• Staff supported patients with activities outside the service, such as work and education opportunities.
  • Staff had the skills, or access to people with the skills, to communicate in the way that suited the patient.
  • Teams had access to the information they needed to provide safe and effective care and used that information to good effect.
  • Staff collected analysed data about outcomes and performance and engaged actively in local and national quality improvement activities.

However:

  • Patient section 17 leave was regularly cancelled on Linnet and Mallard wards due to staffing issues.
  • Not all patients had access to personal alarms in the case of an emergency, in line with national guidance. Patients had been offered personal alarms, if they refused staff would review alarms with patients regularly.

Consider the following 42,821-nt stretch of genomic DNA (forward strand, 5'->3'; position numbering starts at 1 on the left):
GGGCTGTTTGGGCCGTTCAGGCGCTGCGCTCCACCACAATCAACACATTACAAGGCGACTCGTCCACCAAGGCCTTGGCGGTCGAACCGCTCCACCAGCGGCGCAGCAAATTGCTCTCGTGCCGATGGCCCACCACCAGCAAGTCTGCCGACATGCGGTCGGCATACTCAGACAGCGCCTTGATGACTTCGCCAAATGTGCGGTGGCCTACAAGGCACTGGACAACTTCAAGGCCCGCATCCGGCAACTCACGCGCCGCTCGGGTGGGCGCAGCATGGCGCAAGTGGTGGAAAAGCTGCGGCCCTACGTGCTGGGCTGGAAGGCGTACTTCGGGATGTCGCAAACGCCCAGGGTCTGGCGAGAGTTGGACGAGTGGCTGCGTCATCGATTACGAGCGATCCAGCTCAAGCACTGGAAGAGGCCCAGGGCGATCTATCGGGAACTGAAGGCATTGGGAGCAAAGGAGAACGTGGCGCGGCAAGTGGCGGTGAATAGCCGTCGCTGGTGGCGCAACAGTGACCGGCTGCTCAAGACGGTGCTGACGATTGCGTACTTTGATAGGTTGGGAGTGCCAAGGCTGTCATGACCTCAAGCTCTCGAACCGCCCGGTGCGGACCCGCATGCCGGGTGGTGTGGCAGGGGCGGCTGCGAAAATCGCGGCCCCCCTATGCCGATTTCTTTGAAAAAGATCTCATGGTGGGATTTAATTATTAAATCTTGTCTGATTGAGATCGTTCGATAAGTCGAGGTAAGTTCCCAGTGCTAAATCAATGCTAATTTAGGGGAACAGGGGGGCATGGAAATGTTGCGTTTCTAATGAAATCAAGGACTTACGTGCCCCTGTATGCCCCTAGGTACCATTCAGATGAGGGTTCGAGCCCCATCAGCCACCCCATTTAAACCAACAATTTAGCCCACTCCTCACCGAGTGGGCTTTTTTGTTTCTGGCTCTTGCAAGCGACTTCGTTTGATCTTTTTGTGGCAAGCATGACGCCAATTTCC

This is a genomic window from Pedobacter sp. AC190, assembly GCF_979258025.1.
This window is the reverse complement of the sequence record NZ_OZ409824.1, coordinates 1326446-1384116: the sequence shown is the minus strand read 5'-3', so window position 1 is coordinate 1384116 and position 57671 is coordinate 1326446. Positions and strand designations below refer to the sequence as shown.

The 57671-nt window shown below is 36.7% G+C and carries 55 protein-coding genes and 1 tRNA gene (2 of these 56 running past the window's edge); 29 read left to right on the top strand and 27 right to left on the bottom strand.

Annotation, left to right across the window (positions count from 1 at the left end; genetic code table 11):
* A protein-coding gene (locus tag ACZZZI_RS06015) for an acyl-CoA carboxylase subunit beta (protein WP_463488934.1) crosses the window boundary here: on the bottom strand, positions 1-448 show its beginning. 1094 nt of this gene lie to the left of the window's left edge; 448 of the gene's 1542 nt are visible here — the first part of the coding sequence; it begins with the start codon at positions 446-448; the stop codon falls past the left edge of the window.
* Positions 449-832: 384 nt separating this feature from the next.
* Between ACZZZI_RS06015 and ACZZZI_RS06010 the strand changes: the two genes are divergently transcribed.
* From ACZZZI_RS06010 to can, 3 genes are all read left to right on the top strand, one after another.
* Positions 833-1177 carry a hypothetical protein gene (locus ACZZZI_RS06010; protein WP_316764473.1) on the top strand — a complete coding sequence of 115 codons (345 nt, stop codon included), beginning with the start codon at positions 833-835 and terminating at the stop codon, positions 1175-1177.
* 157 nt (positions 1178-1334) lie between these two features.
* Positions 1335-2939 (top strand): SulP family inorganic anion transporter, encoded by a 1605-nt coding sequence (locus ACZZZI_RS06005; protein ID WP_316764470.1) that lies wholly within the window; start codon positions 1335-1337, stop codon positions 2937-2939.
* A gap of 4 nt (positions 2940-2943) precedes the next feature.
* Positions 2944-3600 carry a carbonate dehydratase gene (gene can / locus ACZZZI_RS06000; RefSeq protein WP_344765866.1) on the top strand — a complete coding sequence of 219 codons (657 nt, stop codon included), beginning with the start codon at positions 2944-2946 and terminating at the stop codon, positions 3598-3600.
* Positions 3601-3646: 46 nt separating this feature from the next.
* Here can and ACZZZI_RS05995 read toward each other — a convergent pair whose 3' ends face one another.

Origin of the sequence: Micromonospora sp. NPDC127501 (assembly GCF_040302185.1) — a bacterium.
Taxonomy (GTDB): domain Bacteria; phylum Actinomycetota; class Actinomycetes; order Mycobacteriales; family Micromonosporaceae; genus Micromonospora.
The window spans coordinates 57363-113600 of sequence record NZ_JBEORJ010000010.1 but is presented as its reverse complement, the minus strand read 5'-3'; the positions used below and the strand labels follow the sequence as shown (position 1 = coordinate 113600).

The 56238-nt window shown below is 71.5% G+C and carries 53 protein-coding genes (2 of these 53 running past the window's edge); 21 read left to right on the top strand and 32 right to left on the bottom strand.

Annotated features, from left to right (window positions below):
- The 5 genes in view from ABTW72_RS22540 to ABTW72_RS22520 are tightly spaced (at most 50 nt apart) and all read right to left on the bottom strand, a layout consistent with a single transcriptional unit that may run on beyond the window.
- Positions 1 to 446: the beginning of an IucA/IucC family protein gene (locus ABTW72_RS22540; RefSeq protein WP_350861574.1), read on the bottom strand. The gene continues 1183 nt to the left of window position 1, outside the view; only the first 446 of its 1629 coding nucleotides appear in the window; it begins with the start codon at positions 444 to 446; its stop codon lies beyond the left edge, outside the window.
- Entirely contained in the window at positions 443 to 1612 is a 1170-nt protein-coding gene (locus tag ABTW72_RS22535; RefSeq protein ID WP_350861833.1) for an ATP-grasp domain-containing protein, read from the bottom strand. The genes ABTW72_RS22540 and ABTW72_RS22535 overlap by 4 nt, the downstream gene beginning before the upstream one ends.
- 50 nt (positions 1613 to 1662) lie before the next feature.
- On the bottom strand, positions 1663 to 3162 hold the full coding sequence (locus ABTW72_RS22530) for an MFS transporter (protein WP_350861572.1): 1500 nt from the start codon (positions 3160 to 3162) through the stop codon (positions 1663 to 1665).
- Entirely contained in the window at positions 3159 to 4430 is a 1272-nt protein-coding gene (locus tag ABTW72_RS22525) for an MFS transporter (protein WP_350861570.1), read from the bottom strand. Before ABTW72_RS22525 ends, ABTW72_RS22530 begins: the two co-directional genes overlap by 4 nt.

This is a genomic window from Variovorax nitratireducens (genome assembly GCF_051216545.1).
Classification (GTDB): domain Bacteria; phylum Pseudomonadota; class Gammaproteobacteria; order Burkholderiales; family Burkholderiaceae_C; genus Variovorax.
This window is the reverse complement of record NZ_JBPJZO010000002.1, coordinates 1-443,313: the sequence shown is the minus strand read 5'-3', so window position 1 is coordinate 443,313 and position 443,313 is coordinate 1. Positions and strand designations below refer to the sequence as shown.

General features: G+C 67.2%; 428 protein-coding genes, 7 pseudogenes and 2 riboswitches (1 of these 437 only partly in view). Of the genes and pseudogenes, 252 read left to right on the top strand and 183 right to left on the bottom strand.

• Patients informed us that the hourly care rounds in the evening were impacting on their physical and mental health

Community-based mental health services for older people

Good

Updated 3 March 2020

Our rating of this service stayed the same. We rated it as good because:

  • The service provided safe care. Clinical premises where patients were seen were safe and clean. The number of patients on the caseload of the teams, and of individual members of staff, was not too high to prevent staff from giving each patient the time they needed. Staff managed waiting lists well to ensure that patients who required urgent care were seen promptly. Staff assessed and managed risk well and followed good practice with respect to safeguarding.
  • Staff developed holistic, recovery-oriented care plans informed by a comprehensive assessment and in collaboration with families and carers. They provided a range of treatments that were informed by best-practice guidance and suitable to the needs of the patients. Staff engaged in clinical audit to evaluate the quality of care they provided.